To add to the very intriguing accepted answer, here is a quick way to check without doing the difficult bits:

Use the trace trick to factor the mixed expression, $$|x^H y|^2 = x^H y y^H x = \mathrm{tr} \, x^H y y^H x = \mathrm{tr}\, x x^H \, y y^H$$ and move the trace outside to get the expectation $$\mathrm{E}\left[\frac{|x^H y|^2}{\Vert x \Vert^4}\right] = \mathrm{tr} \, E\left[\frac{xx^H}{\Vert x \Vert^4}\right] \Sigma_y\;.$$
Moving the expectation back outside produces $\mathrm{tr} \, xx^H \, \Sigma_y = \sigma_y^2 \, x^H x = \sigma_y^2 \, \Vert x \Vert^2$, since $\Sigma_y = \sigma_y^2 \, I$. The remaining expectation is that of an inverse-chi-squared distribution with $2M$ degrees of freedom, $$E\left[\frac{1}{\Vert x \Vert^2}\right] = \frac{2}{\sigma_x^2} \, \frac{1}{2M-2}$$ so that the final result is indeed $$\frac{\sigma_y^2}{\sigma_x^2} \, \frac{1}{M-1}\;.$$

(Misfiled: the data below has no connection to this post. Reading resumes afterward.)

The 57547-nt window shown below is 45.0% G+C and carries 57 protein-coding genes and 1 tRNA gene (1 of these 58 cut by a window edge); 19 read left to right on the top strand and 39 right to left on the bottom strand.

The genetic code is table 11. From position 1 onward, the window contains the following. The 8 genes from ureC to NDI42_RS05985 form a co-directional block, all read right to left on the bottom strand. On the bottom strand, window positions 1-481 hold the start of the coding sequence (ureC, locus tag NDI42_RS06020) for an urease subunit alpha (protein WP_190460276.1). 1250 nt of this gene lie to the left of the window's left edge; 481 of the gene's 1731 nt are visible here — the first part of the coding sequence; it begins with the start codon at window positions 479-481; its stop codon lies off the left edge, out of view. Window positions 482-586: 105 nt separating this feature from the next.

(This might also be helpful in other situations, since normality is not used until the very end.)